What do I hope comes of this conversation?  I hope that my new friends realize that while American Christianity might appear to be their enemy, Jesus followers are not.   I hope that this small group of people will continue to pursue truth and that they will find it.  I hope that they will understand that there are Jesus-following people out there who will listen.





Steve Dresselhaus

I’m the world’s laziest theologian.  Most people might not even consider me a theologian at all because I don’t have a title[1], I don’t read a lot of books by a bunch of disagreeing authors,  big words I can’t spell don’t roll off my tongue, and I have no elbow patches on any of my jackets.  When highly educated people have come down on opposite side of the same issue for two thousand years, it seems rather pointless to waste time and  energy arguing  about that which is currently unknowable or to presume that I might be the one who comes up with the cosmos-altering, correct,  tie-breaking third solution.   I’ve decided I’m just predestined to be a lazy skeptic.

As the world’s laziest  theologian  I like bullet points. If I can avoid reading a book or taking a class or going to a conference on something that we all know will not resolve anything before it even starts, why waste  my time?  I’d much rather be shown the bullet point, meditate on it and then extrapolate and execute an appropriate action.  Transparency compels me to inform you that I did muddle my way through enough college to eventually, after several schools and several interruptions,  obtain a  degree, although I skipped my graduation, opting instead  for a dive trip in the Florida Keys.   I have also studied at theological institutions that made me read books and gave me  grades and everything  and where the professors had so many letters after their names they reminded me of  those Hawaiian fish.  “Students, meet Dr. Smith,  Humuhumunukunukuapuaah.”  I do read a few books now and again, or at least I glance at the captions under the photos.  I’m not opposed to formal education, unless  it creates intellectual gridlock, fosters inaction by requiring additional studies prior to performing,  or diminishes the value of those who have not taken the course or read the book but who are intuitively getting the job done.   I do recognize that it is usually the really smart, highly educated people who share their bullet points with me, so I am very indebted to these smart folks and hope they keep burning the midnight oil so I don’t have to.   I suffer from a condition called, in medical parlance, theologoparasitosis, a chronic condition in which I let others do the intellectual heavy lifting.  As you may have surmised by now, I did not like school when I was a kid and to date, nothing has changed.  My all-time  hero in education, the man to whom I would light candles were I a Catholic and believed in such things,  is Sir Ken Robinson (EDUCATIONAL HERO).  Where was this superhero when I needed him?

So, in my pursuit of bullet point theology, I have discovered one short phrase that has become my number 42[2], the axle to  my theological wheel, the North on my theological compass,  the starting and ending point of much of my belief.  This one short phrase guides virtually everything I do, think, or say.   It is Genesis 2:18 –“It is not good for man to be alone”–one of the very first thing God says about people.  Nine words – that’s all it takes to define my life’s current purpose, goals and actions.    This short phrase helps define my view of sin – sin creates loneliness and separation.  This short verse explains my view of Jesus’ death on the cross – to reconcile all things to God through his sacrifice.  These nine words , four of them only two letters long,  inform[3]  my view of eternity – we will be together with Jesus and each other forever.  This little phrase explains my view of the church – it is the mutually edifying togetherness that builds us up, not the complex and expensive program we have allowed to be defined as church.  This tiny phrase explains why I make disciples of Jesus – because disciples journey through life together.  Why do I promote caring for the environment?  It’s so people can enjoy being together in a pleasant place.  Why do I start new gatherings[4] of  Jesus followers?  Of course, you already know:  because “It is not good for man to be alone.”  Why do I help rescue abused women and children? – Go ahead and venture a guess.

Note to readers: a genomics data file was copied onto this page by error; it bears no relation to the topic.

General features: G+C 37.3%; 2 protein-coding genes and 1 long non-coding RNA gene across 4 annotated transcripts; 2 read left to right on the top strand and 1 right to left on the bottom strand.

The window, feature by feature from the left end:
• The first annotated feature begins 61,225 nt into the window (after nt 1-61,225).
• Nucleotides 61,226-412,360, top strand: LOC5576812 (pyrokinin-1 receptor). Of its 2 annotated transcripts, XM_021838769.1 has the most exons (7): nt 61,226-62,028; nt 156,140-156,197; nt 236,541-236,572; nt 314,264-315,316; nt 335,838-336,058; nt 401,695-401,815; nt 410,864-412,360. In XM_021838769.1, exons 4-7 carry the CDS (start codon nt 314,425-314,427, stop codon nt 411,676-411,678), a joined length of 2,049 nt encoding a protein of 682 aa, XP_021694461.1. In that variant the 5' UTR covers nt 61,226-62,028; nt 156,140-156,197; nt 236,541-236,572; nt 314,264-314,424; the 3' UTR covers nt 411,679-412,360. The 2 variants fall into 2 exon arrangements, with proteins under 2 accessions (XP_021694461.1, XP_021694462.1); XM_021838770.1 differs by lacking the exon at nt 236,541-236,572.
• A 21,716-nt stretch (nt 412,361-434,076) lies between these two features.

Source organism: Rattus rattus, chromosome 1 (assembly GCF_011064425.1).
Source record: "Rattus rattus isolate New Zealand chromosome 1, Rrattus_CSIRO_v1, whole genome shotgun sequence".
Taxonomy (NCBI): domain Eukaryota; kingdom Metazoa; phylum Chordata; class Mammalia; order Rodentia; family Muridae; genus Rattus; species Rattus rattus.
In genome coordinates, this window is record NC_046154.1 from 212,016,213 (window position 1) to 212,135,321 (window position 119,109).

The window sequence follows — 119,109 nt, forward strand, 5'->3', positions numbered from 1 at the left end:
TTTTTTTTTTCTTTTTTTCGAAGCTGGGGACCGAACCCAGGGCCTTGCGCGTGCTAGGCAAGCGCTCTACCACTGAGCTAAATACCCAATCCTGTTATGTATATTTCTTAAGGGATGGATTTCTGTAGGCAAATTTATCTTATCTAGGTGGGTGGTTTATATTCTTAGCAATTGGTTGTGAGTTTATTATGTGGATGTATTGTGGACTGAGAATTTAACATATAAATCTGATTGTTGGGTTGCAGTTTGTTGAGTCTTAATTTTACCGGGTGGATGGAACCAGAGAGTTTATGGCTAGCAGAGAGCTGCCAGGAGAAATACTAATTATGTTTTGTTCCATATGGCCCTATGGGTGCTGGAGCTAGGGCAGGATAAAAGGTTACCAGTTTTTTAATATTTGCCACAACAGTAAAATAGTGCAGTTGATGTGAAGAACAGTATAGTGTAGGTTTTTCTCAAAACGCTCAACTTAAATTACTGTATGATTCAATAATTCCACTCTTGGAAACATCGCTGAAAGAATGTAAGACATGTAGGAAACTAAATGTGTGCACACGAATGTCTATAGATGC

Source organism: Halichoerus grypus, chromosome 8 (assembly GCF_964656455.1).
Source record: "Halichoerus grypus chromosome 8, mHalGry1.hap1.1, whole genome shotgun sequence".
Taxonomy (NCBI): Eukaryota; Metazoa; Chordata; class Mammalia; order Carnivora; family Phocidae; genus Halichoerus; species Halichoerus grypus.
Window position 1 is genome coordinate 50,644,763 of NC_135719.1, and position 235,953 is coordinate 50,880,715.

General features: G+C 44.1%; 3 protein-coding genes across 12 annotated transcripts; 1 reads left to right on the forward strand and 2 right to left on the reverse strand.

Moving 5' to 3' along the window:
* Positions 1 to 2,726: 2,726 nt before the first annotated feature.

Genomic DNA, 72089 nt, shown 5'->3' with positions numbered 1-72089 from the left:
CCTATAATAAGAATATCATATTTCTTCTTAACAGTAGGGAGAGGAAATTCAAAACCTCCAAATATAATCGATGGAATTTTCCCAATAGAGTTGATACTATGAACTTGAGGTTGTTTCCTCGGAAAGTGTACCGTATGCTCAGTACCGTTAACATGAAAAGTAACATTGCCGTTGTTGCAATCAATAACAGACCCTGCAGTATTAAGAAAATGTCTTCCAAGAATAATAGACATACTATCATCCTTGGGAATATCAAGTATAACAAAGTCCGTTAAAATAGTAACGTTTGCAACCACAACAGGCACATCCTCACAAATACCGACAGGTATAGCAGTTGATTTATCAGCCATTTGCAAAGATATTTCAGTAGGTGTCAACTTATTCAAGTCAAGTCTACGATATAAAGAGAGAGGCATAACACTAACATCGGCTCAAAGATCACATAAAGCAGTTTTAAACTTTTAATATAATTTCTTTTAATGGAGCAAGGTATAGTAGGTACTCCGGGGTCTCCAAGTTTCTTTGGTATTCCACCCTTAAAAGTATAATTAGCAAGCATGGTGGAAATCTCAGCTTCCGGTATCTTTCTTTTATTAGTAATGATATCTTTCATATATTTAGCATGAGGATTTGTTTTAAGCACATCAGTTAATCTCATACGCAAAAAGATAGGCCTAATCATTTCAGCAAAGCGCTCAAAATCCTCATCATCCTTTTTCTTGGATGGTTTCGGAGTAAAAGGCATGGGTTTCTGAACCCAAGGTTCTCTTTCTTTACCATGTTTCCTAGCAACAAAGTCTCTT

So, in my role as the world’s laziest theologian I give you most of the theology you will ever need in just nine short words, only one of which is more than one syllable long. “It is not good for man to be alone.”


[1] Actually, I have been ordained, so technically I can be called “Reverend”; although there will be ice skating in Hell long  before I ever  let myself be addressed  as “Reverend.”   

[2] 42 , according to the Hitchhiker’s Guide to the Galaxy, is  the  “Answer to the Ultimate Question of Life, The Universe, and Everything.”

[3] I had to insert the word “inform” since all theologians are currently using this word a lot and I want to be counted among the smart people.  The word “seminal,” once the rage, has now fallen into general disuse so I no longer use it.  Using the right words helps theologians shift the “paradigm.”  There, now that I have used the word paradigm , the most popular smart person buzzword  of all time  since a caveman uttered the first “Ugh,”  I have confirmed  the legitimacy of my status as a theological erudite.